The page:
Engineering Student Organizations

No. To lessen the risk to our community as much as possible, students will not have access to College of Engineering building spaces, and should not be meeting in person or in in groups.

There are several UW tools available to students.  WebEX and Microsoft Teams are excellent depending on the need.

Most corporations have suspended non-essential employee travel, and business are also responding to the COVID-19 risk.  If you have an event scheduled with a corporate/business partner and they have not yet contacted you, you can inform them Campus events are suspended until further notice.

Wisconsin Involvement Network has an electronic elections tool that will organizations to hold virtual elections. It is fairly intuitive. There’s more information on this website here (https://engagesupport.campuslabs.com/hc/en-us/articles/204033084-Creating-an-Organization-Election.  Contact Paige LaPoint at plapoint@wisc.edu for questions.

Health and well-being

How can I support myself and others during this time?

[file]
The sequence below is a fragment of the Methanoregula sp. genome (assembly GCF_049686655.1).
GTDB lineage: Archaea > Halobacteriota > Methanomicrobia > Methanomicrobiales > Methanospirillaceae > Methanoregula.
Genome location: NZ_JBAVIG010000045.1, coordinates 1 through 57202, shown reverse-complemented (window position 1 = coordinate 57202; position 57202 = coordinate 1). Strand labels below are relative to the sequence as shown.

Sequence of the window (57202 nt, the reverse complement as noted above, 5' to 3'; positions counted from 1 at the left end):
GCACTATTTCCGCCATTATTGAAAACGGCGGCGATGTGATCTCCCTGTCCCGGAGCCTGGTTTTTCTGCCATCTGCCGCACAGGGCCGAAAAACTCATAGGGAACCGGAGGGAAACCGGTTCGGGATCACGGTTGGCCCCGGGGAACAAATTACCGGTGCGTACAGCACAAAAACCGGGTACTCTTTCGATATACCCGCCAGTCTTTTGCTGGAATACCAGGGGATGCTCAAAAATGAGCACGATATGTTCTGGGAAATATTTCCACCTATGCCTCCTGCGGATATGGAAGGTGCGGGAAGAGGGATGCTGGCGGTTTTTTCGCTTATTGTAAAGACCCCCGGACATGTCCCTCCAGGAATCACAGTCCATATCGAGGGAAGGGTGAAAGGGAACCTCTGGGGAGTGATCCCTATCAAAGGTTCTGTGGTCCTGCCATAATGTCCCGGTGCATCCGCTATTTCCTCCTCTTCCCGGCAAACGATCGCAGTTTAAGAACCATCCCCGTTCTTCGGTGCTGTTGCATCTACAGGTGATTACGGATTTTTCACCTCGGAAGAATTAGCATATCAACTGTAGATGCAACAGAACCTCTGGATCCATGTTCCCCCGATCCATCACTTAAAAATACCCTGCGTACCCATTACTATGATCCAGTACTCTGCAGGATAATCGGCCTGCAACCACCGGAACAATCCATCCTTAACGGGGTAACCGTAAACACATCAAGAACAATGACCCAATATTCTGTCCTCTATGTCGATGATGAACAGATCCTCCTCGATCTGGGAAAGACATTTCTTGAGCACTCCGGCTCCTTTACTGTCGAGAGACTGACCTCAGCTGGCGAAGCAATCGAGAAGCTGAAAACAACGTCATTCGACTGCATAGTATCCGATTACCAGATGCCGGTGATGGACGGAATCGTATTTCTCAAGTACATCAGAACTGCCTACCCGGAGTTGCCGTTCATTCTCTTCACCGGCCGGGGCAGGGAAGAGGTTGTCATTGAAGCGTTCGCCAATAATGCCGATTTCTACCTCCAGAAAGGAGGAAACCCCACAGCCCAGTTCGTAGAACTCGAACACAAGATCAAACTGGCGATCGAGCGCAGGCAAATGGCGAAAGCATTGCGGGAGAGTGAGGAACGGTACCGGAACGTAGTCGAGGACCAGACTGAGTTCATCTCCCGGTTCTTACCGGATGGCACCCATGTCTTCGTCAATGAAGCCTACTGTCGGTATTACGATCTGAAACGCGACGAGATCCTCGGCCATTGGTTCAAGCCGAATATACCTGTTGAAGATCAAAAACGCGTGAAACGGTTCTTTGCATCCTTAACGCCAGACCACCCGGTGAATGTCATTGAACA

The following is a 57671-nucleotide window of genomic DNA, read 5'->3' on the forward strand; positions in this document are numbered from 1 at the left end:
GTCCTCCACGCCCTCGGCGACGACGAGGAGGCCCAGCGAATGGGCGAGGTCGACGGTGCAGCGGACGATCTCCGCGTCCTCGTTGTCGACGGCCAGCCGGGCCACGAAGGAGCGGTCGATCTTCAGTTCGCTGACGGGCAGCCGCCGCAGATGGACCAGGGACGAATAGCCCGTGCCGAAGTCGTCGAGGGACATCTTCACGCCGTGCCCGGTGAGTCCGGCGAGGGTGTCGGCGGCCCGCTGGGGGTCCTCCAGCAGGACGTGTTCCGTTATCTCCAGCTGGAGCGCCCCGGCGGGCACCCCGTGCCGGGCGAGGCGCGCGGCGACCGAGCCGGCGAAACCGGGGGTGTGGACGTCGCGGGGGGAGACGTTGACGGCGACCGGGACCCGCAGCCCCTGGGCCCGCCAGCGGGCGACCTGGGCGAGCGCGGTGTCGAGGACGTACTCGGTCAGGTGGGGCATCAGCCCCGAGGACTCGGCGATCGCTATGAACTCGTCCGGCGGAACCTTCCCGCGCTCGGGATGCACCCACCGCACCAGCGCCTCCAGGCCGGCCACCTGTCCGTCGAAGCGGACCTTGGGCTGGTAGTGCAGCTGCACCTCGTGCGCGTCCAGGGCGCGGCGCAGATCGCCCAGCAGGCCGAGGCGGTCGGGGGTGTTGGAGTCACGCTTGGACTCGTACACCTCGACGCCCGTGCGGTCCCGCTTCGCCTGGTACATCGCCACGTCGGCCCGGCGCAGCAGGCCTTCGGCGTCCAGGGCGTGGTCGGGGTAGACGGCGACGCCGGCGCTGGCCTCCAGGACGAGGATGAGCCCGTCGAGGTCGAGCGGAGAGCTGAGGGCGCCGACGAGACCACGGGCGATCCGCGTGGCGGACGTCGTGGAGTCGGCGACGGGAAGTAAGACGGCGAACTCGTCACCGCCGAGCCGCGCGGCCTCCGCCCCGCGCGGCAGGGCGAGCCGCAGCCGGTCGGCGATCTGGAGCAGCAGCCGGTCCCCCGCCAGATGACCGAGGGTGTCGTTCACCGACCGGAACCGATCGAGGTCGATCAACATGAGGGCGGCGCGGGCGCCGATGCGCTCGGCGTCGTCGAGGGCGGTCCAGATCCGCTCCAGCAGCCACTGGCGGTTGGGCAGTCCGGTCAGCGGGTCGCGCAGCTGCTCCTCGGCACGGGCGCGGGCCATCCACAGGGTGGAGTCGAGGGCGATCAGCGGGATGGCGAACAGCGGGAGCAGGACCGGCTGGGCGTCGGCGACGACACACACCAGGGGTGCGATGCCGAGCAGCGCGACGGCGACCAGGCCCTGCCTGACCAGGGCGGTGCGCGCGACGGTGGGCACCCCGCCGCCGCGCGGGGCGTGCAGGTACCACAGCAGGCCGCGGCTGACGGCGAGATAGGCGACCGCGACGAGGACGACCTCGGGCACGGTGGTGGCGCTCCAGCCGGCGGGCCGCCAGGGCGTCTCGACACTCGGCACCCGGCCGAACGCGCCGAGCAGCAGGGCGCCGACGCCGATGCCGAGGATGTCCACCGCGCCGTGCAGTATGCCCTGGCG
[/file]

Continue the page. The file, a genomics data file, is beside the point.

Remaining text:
Turn off the television and/or alert messaging on your phone if it is increasing your distress. Exposure to media can be healthy or unhealthy; for some individuals, knowing helps to feel a sense of control over the situation, while for others it may reinforce anxiety and fear. Research has shown that excess media exposure to coverage of stressful events can result in negative outcomes. Use trusted resources to gather the information you need then turn it off if it’s causing stress.

Obtain the latest information during an infectious disease outbreak from credible and reliable sources of information. Up-to-date, accurate recommendations regarding disease prevention, self and family care, and travel guidance can be found at the following websites:

Emotional distress is common and normal in the context of uncertainty and potentially life-threatening situations, such as COVID-19 pandemic.

Stress can present itself in different ways including physical, emotional, or cognitive ways. One common response for young adults is a feeling of invincibility and or emotional detachment which can lead to behaviors that may significantly increase risks.

Some other common reactions include:

    • Excessive worry; having a hard time not thinking about what happened
    • Sleeping Issues; having trouble sleeping or staying asleep
    • Ruminating
    • Hypervigilance; getting up to check the news or check on family
    • Difficulty relaxing
    • Muscle tension
    • Feeling keyed up or on edge
    • Increased alcohol, tobacco, or drug use
    • Irritability with emotional outbursts
    • Wanting to be alone or having difficulty communicating
    • Crying frequently
    • Inability to feel pleasure
    • Feeling detached or numb
    • Changes in energy level

Some common physical responses can be: diarrhea, aches and pains, and appetite changes.

Some common feelings are: sadness, guilt, anger, fear, and excessive anxiety.